1523, Brussels: Two followers of Martin Luther from Antwerp are burned alive.

1534, Munster: John of Leyden and the Anabaptists introduce communism, polygamy, and orgies to the Reformation, resulting in the torture and execution of John and some followers. His caged corpse will swing in church rafters for three hundred years.

1553, Geneva: John Calvin, after establishing a Protestant theocracy, orders Michael Servetus burned alive at the stake for writing books questioning the Trinity and divinity of Christ.

1562, Vassay, France: The Duke of Guise and his followers come upon a Protestant worship service being held in a barn. The Catholic Duke’s armed entourage taunt the Huguenot worshippers and during the ensuing moments, the Duke’s face (inexplicably) strikes a rock (that may have been thrown from inside) near one of the barn’s windows. The Catholic soldiers rush the barn with swords drawn, killing sixty and wounding the rest. Word of the atrocity ignites the Thirty-Six Year War of Religion in France.

During a prominent Paris Wedding in 1572, Catholics instigated a weeks-long massacre by killing the French Calvinist Protestants and Huguenots present. This bloodletting became a turning point – known as the St. Bartholomew’s Massacre – in the French Religious Wars and resulted in mass movements of emigres seeking solace from religious warring and persecution.

In 1572, amid this environment, Jean Bodin (French Judge and Political Philosopher) is quoted about the Huguenot and Walloon populations of France and Belgium thusly:

“We are called Walloons by the Belgians because when the ancient people of Gallia were travelling the length and breadth of the earth, it happened that they asked each other: ‘Où allons-nous?’ [Where are we going? : the pronunciation of these French words is the same as the French word Wallons (plus ‘us’)], i.e. ‘To which goal are we walking?.’ It is probable they took from it the name Ouallons (Wallons), which the Latin speaking are not able to pronounce without changing the word by the use of the letter G.” One of the best translations of his (humorous) sayings used daily in Wallonia is “These are strange times we are living in.”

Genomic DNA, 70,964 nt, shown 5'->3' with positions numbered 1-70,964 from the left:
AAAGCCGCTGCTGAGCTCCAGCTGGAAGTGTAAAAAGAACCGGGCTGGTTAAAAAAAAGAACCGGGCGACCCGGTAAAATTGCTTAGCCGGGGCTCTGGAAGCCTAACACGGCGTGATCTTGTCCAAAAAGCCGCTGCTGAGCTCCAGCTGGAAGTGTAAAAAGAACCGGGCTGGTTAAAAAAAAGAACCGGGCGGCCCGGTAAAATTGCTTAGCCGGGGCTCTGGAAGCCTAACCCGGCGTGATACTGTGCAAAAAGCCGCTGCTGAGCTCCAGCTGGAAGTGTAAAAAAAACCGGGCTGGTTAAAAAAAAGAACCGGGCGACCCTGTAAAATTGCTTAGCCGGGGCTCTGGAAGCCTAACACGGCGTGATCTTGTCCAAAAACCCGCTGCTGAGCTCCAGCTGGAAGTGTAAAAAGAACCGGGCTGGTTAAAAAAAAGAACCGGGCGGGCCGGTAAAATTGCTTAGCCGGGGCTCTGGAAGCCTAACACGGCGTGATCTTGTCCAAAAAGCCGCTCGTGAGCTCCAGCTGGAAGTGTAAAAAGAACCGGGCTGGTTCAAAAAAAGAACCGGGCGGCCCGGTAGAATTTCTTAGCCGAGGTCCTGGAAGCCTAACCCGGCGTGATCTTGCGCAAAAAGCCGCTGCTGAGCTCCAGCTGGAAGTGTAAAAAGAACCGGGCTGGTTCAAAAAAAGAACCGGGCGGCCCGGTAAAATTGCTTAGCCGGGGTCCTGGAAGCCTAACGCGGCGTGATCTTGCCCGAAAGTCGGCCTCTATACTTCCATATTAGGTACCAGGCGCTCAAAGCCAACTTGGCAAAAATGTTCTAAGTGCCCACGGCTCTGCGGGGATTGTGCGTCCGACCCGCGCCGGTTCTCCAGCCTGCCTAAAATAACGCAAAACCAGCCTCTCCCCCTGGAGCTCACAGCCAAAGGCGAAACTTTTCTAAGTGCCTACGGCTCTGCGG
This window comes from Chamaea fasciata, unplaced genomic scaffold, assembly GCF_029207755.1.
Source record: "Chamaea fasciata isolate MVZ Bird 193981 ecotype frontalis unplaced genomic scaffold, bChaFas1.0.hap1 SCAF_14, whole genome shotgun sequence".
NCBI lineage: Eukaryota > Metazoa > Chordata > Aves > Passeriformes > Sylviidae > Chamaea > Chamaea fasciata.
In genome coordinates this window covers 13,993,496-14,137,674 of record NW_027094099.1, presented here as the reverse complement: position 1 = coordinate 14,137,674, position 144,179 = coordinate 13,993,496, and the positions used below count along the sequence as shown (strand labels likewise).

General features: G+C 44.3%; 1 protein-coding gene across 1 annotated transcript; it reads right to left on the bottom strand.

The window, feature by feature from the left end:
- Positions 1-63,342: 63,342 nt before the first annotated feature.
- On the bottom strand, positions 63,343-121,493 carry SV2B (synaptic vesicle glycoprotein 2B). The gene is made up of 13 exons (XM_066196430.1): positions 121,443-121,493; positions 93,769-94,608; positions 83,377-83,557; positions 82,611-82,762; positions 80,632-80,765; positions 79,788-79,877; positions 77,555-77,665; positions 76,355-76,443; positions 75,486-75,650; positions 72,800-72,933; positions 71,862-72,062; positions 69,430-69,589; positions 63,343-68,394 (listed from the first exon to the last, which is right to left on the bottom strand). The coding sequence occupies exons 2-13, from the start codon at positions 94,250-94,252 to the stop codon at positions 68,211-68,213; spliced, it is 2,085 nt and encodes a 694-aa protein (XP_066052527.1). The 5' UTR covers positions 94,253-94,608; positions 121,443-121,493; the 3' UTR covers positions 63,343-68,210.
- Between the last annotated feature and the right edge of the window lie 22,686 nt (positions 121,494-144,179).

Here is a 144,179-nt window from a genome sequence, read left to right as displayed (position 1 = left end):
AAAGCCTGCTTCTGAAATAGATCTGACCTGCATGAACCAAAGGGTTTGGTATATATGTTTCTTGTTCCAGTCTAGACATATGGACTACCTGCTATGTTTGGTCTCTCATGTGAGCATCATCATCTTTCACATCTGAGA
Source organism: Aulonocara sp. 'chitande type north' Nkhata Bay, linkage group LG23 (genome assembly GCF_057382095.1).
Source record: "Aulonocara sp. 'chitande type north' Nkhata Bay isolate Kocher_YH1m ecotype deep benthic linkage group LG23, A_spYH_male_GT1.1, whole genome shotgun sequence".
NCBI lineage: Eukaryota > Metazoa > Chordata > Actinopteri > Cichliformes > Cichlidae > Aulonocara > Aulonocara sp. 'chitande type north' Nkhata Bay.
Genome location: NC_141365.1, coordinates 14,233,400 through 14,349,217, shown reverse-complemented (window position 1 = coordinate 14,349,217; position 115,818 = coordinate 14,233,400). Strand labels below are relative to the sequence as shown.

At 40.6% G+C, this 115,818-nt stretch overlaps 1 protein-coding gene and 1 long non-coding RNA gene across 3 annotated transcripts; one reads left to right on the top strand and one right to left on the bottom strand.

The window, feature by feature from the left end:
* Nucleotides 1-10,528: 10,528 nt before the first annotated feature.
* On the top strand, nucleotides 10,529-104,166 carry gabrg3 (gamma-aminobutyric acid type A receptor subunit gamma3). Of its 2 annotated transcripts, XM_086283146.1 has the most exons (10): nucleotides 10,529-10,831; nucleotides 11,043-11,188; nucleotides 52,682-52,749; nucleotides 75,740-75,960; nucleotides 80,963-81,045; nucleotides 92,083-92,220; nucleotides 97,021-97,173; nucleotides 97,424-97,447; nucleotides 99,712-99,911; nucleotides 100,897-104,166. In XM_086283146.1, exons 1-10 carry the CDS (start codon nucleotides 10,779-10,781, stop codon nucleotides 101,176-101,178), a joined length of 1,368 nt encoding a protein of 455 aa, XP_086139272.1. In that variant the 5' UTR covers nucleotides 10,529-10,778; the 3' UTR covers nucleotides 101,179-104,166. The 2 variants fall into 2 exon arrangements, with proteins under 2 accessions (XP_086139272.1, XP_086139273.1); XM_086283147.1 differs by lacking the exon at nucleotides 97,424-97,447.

1568, Brussels: Leaders of the Flemish opposition to the Spanish Inquisition are beheaded as traitors, precipitating a Walloon exodus to the Dutch lowlands and a revolt in the Lowlands that will continue for eighty years.

1574, Leyden, Holland: Twenty Thousand Spanish soldiers laying siege to the city are drowned.

1576, Antwerp: ‘The Spanish Fury’ erupts, leading to the massacre of 6,000.

1587, Avesnes: Treaty ends religious hostilities between France and Spain.

America’s founders genuinely felt that their cause was the cause of all mankind. If tyranny was banished from these Western shores, our experience might provide hope elsewhere. Our character is revealed, for better or worse, trying to live up to that vision. Reminders abound every day that Democracy can be challenged and not always by invasions of armed marauders but, instead, like Caeser’s unguarded flanks, by surprise – with “fake news” and “alternative facts” leading the charge into a valley of death where ‘black is white’ and ‘up is down’. Where words cease to have meaning and only anger, passion and animosity rule the day. Strange times, indeed.

H/T Thomas Paine (Common Sense) for the title.

[1] J.W. DeForest, DeForests of Avesnes

[2] Id.